(Archived document, may contain errors) 7/5/85 85 NEW U.S. OPTIONS IN ANGOLA AND NAMIBIA The time has come for the United States -to change its policy toward Angola and Namibia. For several years the U.S. has tried to broker an accommodation between South Africa and the Popular Movement for the Liberation of Angola (MPLA), the Marxist group which took power in Angola in 1975. The heart of Washington's plan has been to persuade the MPLA to seek the withdrawal of the 30,000 Cuban troops from Angola. They have been there nearly a decade. The deal sought by the U.S. would trade the Cuban departure for South African cooperation in implementing United Nations Resolution 435 (1978), granting independence to Namibia, which South Africa has controlled under a League of Nations mandate granted in 1920. Wa shington has been putting the Namibian cart before the Angolan horse. The MPLA's top leaders are fully dependent on Cuban troops to protect themselves from the Angolan people, including many rank and file MPLA members. The Cuban forces, for example, put d o wn a coup by MPLA soldiers in 1977 against the MPLA leadership. The South Africans understandably are reluctant to grant Namibian independence if this leads to a dictatorship of the Marxist Southwest African People's Organization (SWAPO), backed by Cuban t roops and supported by Moscow. Rather than brokering this kind of deal, the U.S. should be working toward an independent Angola, free of a foreign Communist military occupation, after which a free and democratic regime in Namibia could evolve. The vehicle for this policy is the Union for the Total Independence of Angola--or UNITA--headed by Jonas Savimbi. In recent years, his troops have routed the MPLA and even the Cubans, and now-control much of Angola. UNITA is today one of the world's most successful a n d broadly supported liberation movements. Savimbi is no stranger to the U.S. A decade ago he was backed by Washington and may have been on the verge of winning control of Angola. At a critical moment in 1975, however, the U.S. cut off all help to his forc es. The U.S. Clark Amendment made South Africa the only logical place for Savimbi to seek help. This he does only with extreme reluctance and distaste, for understandably he strongly opposes apartheid. But he needs arms, funds, and access to the rest of th e world. This would not be the case were Washington to give Savimbi the option of turning to the U.S. for aid. This also would allow the Reagan Administration to forge a new policy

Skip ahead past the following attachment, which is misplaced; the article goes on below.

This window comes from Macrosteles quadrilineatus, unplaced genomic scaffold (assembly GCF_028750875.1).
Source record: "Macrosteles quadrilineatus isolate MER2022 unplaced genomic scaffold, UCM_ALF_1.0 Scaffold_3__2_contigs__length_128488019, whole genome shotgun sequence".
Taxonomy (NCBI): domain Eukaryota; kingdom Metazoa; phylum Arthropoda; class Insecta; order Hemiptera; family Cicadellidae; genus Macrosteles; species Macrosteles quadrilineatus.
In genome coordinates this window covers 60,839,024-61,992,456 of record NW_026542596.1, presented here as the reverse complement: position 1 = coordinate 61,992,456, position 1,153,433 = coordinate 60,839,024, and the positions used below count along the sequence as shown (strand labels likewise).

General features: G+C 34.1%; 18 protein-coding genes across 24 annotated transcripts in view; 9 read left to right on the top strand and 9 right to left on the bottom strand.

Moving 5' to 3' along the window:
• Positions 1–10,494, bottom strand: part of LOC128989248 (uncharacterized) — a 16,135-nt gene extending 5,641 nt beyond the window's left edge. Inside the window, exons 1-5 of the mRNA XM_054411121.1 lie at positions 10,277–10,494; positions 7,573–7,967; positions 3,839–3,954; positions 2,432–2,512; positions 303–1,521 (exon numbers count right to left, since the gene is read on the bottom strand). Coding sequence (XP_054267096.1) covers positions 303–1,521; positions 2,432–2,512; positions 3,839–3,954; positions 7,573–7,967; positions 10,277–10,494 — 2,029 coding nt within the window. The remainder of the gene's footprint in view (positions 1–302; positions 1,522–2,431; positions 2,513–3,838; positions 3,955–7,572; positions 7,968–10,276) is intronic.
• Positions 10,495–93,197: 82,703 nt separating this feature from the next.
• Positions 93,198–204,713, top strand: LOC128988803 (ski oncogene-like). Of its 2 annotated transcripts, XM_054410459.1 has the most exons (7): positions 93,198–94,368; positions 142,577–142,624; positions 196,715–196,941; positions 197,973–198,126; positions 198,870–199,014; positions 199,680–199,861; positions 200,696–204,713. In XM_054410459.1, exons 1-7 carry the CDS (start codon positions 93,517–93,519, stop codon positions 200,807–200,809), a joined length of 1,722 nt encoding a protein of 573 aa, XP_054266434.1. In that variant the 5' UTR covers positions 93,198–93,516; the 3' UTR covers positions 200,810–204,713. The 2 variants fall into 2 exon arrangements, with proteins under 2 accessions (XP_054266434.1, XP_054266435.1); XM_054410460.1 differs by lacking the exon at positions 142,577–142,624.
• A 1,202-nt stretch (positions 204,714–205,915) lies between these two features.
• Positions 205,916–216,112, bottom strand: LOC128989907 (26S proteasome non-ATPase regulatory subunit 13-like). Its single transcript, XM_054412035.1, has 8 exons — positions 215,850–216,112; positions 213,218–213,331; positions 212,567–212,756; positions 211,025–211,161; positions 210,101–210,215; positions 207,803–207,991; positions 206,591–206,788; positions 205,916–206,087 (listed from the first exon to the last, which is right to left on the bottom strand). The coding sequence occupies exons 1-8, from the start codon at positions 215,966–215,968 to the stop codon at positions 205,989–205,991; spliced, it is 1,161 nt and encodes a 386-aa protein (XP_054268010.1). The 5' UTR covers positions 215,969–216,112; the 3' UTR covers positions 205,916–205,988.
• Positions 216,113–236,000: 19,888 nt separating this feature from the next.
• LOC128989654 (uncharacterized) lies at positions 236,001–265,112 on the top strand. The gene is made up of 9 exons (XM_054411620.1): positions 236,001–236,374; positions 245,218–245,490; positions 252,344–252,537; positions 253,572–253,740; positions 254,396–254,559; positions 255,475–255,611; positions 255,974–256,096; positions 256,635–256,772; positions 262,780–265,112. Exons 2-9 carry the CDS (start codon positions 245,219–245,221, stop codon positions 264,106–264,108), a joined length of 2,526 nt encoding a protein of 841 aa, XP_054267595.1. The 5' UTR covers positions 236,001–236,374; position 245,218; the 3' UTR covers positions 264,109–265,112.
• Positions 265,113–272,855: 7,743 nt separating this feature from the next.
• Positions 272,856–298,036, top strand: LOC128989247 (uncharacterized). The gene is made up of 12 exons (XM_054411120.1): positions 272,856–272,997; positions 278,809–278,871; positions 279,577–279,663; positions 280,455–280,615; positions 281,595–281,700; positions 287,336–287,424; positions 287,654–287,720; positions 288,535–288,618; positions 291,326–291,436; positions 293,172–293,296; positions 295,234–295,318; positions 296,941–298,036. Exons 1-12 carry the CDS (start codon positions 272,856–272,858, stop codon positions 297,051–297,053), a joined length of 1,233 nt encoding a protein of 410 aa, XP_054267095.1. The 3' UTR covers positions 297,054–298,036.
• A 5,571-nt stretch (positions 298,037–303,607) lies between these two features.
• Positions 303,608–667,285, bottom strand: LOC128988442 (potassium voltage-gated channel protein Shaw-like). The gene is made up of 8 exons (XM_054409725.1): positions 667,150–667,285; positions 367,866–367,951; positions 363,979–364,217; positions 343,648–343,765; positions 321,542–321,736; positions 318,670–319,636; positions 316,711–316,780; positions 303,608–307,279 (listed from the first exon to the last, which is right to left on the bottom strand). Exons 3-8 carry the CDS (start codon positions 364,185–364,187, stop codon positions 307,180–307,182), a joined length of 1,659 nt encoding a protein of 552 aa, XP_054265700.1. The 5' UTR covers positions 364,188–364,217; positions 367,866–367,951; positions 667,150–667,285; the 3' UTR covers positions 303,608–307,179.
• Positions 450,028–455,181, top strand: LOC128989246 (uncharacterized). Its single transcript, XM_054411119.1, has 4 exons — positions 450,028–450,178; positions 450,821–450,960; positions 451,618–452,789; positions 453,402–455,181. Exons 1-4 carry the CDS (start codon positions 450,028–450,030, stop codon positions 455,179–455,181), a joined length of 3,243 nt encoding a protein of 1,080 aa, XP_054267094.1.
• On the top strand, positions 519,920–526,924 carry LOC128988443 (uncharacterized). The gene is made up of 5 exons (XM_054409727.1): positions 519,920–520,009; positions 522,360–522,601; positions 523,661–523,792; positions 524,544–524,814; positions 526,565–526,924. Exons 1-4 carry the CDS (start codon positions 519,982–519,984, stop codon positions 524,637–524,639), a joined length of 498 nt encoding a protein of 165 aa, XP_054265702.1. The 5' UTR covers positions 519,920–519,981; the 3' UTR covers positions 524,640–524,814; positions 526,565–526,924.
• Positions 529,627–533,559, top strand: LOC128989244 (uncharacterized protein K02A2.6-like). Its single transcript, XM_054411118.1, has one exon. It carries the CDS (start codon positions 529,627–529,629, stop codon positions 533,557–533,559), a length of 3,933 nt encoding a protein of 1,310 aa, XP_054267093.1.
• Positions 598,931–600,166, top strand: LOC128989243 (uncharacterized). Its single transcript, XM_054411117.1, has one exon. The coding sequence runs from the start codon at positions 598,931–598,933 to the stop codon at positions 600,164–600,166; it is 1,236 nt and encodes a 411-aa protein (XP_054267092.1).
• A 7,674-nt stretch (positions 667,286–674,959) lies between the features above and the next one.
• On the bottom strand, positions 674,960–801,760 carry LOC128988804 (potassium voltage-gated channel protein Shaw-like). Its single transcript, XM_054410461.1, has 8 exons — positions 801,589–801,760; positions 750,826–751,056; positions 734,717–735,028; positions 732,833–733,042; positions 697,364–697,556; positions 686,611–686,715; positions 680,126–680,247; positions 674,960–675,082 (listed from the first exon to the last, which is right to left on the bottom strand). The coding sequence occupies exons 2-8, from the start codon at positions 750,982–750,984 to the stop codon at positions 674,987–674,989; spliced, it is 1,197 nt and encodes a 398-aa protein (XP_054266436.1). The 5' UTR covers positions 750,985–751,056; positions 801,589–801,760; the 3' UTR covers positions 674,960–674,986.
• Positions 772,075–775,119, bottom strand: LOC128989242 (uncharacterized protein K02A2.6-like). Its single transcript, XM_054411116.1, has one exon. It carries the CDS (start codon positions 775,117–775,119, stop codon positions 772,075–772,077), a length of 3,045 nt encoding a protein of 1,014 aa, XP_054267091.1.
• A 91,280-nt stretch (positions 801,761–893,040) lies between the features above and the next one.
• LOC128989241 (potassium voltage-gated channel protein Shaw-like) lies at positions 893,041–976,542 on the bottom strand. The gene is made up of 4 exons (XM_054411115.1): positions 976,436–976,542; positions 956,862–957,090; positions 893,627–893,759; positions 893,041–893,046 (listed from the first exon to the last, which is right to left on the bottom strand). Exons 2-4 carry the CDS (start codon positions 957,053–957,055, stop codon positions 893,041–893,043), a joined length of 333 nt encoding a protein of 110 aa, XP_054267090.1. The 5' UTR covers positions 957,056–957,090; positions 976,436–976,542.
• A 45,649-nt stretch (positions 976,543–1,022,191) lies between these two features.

for Angola and Namibia that better reflects reality and serves U.S. interests.
Specifically, the Reagan Administration should restate its determination to help establish free and democratic states in Angola and Namibia based on free elections, participation of all tribes and factions, and a free economy. These also seem the a ims of Savimbi.
A number of specific steps would further these objectives:
1) Repeal the Clark Amendment. This would raise UNITA's morale, encourage those within the MPLA who oppose the outside Cuban and other Communist domination, and set an example for other countries; 2) Draw attention to the repression inside Angola at meetings of human rights groups and international organizations. Humanitarian aid should be delivered to parts of Angola controlled by UNITA. For this the U.S. should ask Angola's neig h bors to permit the transit of supplies from Africa, Europe, and America; 3) Raise the profile and legitimacy of UNITA. The U.S. also should encourage missions by prominent Africans, Europeans, and Americans to UNITA's capital of Jamba and should provide s cholarships for UNITA's youth to provide the base for a Western and private sector-oriented middle class in Angola.
Such steps would bolster international support for efforts to end foreign rule in Angola. They would increase the pressure on the MPLA's top leaders, many of whom are quietly buying retirement homes in.Portugal. On the other hand, these steps would hearten the MPLA rank and file, who would welcome an end to the fighting with UNITA and the chance of a national reconciliation. The MPLA's eighth brigade, for instance, already has indicated unwillingness to fight their fellow Angolans of UNITA.
A new U.S. policy would also weaken further the already low morale of the Cuban military forces in Angola. They have suffered thousands of casualties and e ncounter ambushes whenever they venture out of their heavily secured bases. And a defeat for the MPLA and Cubans will be a Soviet defeat, since Moscow is not about to send its own troops to Angola.
Thus, the time is right for a reassessment of U.S. policy toward Angola and Namibia. Current policy has not achieved any significant advances and in some ways may be falling apart, as the recent South African decision to establish a new self-governing aut h ority in Namibia indicates. A new U.S. policy must be grounded firmly on one essential point: a resolution of the Angola conflict on terms providing for its independence from Soviet-bloc control with a significant role for UNITA is the only way in which a Namibian settlement can be reached and, therefore, is the key to assuring stability, as well as the protection of Western interests, in the region.
Prepared for The Heritage Foundation by James Potts, a Washington D.C.- based consultant on African affairs2